Just because a building is old does not mean it is eligible for one of the Registers. Generally, it needs to be more than 50 years old and needs to have a degree of architectural integrity. In addition, there needs to be something special about that particular property UNLESS it is in a recognized historic district like Irvington or Woodruff Place. So what would be considered significant at the local, state, or national level? (The following is from the Indiana State Site)

  • Events - Properties associated with events that were important to our history
  • Persons - Properties associated with the lives of persons significant in our history
  • Architecture/Design - Buildings, structures, or objects with architectural or engineering importance. They may be the work of a master, or possess high artistic value. Groupings of properties may share a common heritage, such as a historic district.
  • Information - Resources that have yielded, or may yield in the future, important information about our prehistory or history.


The process may be different depending upon the state. Generally in Indiana, the process takes approximately 6 months to a year once the application is submitted. An application is filled out containing the history, architecture and significance of the site. It must then be reviewed to see if it truly meets the criteria for significance and eligibility. Additional information may be requested at this point. Once this step has been passed, the review is scheduled and a letter sent to the owner. If the application is approved, the site is placed on the Indiana Register and the application is sent to the National Register. If the application is approved at the National level, the site is listed on the National Register.

Our Progress

It was 2 years ago this month that Amanda & Eric began looking into purchasing the Horner House. Indiana Landmarks had already started filling out the application and continued to work on it for quite a while. They submitted it to the State of Indiana last year. The application is very detailed and we’ll begin sharing some of the information it contains soon.

Amanda & Eric will be attending the review next month. It is open to the public and anyone may attend. So we’re hoping to have the Horner House on the State Register by next month!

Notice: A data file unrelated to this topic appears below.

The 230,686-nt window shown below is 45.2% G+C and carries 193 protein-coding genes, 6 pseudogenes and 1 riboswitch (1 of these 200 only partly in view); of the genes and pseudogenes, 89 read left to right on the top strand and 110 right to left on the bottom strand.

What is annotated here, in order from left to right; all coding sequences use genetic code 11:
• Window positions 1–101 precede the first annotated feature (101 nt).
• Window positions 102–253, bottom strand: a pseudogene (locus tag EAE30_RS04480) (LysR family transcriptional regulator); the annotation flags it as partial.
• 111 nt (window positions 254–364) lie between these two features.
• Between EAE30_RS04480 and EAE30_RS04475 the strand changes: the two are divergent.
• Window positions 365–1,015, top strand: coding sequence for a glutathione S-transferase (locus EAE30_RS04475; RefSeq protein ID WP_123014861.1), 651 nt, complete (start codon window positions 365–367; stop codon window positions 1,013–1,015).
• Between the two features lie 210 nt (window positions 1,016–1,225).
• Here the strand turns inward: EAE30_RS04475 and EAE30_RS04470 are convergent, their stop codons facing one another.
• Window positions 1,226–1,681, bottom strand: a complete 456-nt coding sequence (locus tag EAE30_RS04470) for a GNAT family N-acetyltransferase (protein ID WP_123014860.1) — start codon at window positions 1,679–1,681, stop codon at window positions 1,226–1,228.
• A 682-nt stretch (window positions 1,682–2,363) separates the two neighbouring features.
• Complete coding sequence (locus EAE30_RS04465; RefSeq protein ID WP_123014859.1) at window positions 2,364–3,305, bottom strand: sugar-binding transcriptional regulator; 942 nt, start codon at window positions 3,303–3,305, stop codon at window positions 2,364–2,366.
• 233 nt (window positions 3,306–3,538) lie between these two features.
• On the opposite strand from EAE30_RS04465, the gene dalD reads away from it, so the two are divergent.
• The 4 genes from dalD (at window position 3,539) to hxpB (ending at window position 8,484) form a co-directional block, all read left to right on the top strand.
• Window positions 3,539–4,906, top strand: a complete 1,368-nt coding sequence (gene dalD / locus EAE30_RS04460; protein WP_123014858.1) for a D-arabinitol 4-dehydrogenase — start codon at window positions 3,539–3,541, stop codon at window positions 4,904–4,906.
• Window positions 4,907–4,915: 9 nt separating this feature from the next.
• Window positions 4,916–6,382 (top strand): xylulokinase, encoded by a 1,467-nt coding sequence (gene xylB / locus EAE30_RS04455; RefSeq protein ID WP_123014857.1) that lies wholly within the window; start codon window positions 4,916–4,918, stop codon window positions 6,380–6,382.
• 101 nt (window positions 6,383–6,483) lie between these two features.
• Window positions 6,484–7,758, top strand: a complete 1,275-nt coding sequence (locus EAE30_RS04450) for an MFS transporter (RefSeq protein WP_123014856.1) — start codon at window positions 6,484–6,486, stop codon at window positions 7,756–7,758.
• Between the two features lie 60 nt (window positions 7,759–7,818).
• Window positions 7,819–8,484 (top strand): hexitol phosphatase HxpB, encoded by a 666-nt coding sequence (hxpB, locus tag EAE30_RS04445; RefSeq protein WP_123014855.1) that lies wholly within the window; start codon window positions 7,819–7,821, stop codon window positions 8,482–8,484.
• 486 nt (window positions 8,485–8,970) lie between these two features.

Horner House March 2012 - Check out the flowers blooming already
Last March, we had record high temps, this year we're having below normal temps here in Indiana. It sure doesn’t feel like Spring yet. But hope you all have a happy first day of Spring!

Friday, March 15, 2013

In the Mail

Look what we got in the mail yesterday.

This is the completion of the 2nd step in the process. If we are approved at this hearing, we'll be on the Indiana registrar and they will forward our application to the national registrar. We keep making progress, even if it is in baby steps. Stay tuned as we hope to improve the regularity of our posts. And sometimes, technology is not in our favor - which was my issue yesterday. (Don't you hate it when the computer implies you're stupid?)

Have a great weekend & we'll have more to post next week!

Thursday, March 7, 2013

Finding a Contractor - Part 1

Our current search for a contractor takes me back to the early days and how we never really explained how we found our original person. Going back to the beginning, it was Match of 2011 when we first found out that the house was up for sale. In April, we gave our earnest money to Indiana Landmarks and were hoping for a quick closing. There was a problem with the title and it took until August. In those intervening months we had extremely limited access to the house itself and knew that any upkeep we did on the property could go to waste if the purchase did not go through.

This was a very frustrating time for us. I knew that we would need to act on the stabilization as quickly as possible once the purchase was completed, but we did not have access to the house to bring through the contractors that we might be interested in. Since we stay very busy with our business in the summer this was not something that I spent a great deal of time worrying about.

Once we owned the house, we had a few things that needed immediate attention. There were no keys to the bungalow, so we had to replace the locks, and we needed to get the security company out as soon as possible. We also had to contact IPL and find out what was required to get electricity to the bungalow. Without electricity nothing could be started on the Horner House without significant additional expense.  Then came the overwhelming task of finding a contractor to do the work.

I knew that Indiana Landmarks had looked at purchasing the property for their FLIP Program and obtained estimates as part of that process. (Unfortunately for them, good for us, the estimates came in too high for the fund to cover.) So, I called Chad and asked him who had given them the estimates. I don’t know the history or details, but one of the contractors had been in the house numerous times over the prior several years. By this time, the back wall and floors had been down for months and time was of the essence, so I decided to take a chance and just went with him.

Unfortunately, sometime this past fall our old contractor went out of business. I was unaware that this had happened until I tried contacting him in the early winter when I began feeling better. While this does bring about the issue of needing to find a new company to work with us, I am happy to say that there have been no other problems for us as a result of this situation. We had finished the first stage of the stabilization and not yet begun the second, so even the timing was not detrimental to our project.  Now it’s time to leave that in the past and begin our search for someone new.
To Be Continued…

Next Blog: Why It’s Not Just a Search for a Contractor